The Web Project Guide: A Podcast About the Web Process
The Web Project Guide helps provide context and understanding to the different phases of a web project — from planning and hiring a team to strategy, design, and development. Join Corey Vilhauer and Deane Barker, authors of The Web Project Guide, for a phase-by-phase trip through the web process.
Episode 9: Develop a Strategy for Your Content (w/ Kristina Halvorson)
Corey and Deane talk a little about that time Kristina Halvorson (founder of Brain Traffic, co-author of Content Strategy for the Web, and executive producer of Confab and Button) visited Sioux Falls. Then, Kristina chats with us about content strategy — defining content strategy vs. content design, what tasks are often overlooked, and some basics on spinning up an internal web content team — including a bit of conference talk about the upcoming Button Conference.
Episode 8: Gather Insight From Your Metrics (w/ Jon Crowley)
Corey and Deane talk about the first time they tracked analytics on their blogs in the early 2000s. Then, Jon Crowley, Senior Vice President of Strategy at Diamond Marketing Group, talks to us about the balance between data and insights — how to focus on questions rather than raw numbers, how to look for answers rather than “trying to be correct,” and a when we can take data at face value. (He also gives us a tour of his shoe collection.)
Episode 7: Know Your Content (w/ Paula Ladenburg Land)
Corey and Deane talk about Blend CEO Karla Santi’s recent selection as Small Business Person of the Year for South Dakota. Then, Paula Ladenburg Land, author of The Content Inventory and Audit Handbook and principal at Strategic Content LLC, joins the podcast to talk about content inventories and content audits, including what separates the two, when and how to worry about auditing, and her first ever content inventory, which arrived as a spreadsheet on one-and-a-half inches of printed paper.
Episode 6: Identify Outcomes and Expectations (w/ C. David Gammel)
Corey and Deane talk about understanding the audiences of the The Web Project Guide book, and the concept of predicate knowledge. Then, C. David Gammel, author of Online and On Mission, joins the podcast to talk about how to prioritize outcomes when stakeholders all have their own interests, understanding the expectations of those who use your website, and how to best introduce domain knowledge.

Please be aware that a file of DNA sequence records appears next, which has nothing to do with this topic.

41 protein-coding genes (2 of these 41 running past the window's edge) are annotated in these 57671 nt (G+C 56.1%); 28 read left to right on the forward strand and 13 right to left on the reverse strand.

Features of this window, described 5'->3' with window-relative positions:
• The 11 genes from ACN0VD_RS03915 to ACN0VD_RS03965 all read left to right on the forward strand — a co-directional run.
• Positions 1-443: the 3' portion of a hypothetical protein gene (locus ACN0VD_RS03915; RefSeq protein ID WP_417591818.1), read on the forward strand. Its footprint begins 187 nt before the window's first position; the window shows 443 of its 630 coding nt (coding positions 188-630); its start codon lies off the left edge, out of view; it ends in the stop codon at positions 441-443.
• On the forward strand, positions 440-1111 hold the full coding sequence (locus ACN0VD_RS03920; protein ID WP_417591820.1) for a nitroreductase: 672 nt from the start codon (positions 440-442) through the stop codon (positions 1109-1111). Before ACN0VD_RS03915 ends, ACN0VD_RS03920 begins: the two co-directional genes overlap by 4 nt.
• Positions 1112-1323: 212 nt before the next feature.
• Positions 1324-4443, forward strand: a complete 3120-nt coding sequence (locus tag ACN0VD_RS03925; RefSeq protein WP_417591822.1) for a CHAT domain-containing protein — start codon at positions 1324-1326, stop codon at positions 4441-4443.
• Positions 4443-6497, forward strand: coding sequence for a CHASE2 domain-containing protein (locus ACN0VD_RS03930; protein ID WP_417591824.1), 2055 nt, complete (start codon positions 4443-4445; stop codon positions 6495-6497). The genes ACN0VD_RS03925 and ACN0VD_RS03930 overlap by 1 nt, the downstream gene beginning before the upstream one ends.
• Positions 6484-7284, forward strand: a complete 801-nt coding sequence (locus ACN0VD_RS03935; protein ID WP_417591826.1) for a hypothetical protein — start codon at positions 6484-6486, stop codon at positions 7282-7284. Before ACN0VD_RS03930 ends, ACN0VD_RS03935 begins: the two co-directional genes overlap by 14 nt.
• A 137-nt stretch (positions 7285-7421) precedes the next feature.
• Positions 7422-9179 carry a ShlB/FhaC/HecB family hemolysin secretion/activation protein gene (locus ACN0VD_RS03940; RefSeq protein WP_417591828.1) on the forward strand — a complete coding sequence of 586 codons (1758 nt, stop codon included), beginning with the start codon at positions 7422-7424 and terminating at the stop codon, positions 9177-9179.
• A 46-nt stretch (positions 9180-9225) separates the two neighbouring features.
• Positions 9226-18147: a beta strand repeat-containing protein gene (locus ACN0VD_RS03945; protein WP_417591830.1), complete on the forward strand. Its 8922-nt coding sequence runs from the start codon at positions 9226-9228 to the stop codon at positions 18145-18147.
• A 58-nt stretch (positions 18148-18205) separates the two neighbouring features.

Episode 5: Identify Your Audiences (w/ Erika Hall)
Corey and Deane talk about Bleachers, music producers, and how understanding your audience increases effectiveness. Then, Erika Hall, author of Just Enough Research, joins the podcast to talk about interviewing the people who will visit your site — how to frame interviews, effective incentives, and the difference between researching assumptions versus learning about your users.
Episode 4: Create a Project Plan (w/ Brett Harned)
Corey and Deane talk about how project plans rarely stay intact upon first contact with real life. Then, we chat with Brett Harned, author of Project Management for Humans, about his definition of a project plan, creating better retrospectives, and how to help clients and project teams keep on track. (Also, Brett tells us the best album in his record collection.)
Episode 3: Form Your Project Team (w/ Patrice Embry)
Corey and Deane talk about the roles missing from most new project teams — namely, the idea of a user and product advocate. Then, Patrice Embry joins the podcast to talk about forming a project team. And, of course, we talk about sports metaphors.
Episode 2: Set Your Expectations (w/ Karen McGrane)
Corey and Deane talk about the concept of having it "fast, cheap, and good: pick two." Then, we chat with Karen McGrane of Autogram about our role as corporate counselors, dealing with overpromises, and the best mockumentary.
Episode 1: Know the Scope of the Project (w/ Bill DeRouchey)
Corey and Deane discuss the opening beats of a project. Then, we chat with Bill DeRouchey, former lead product designer for Zendesk, to discuss his history with vetting and researching a new project during the opening salvo, territorialism, and Mike Watt.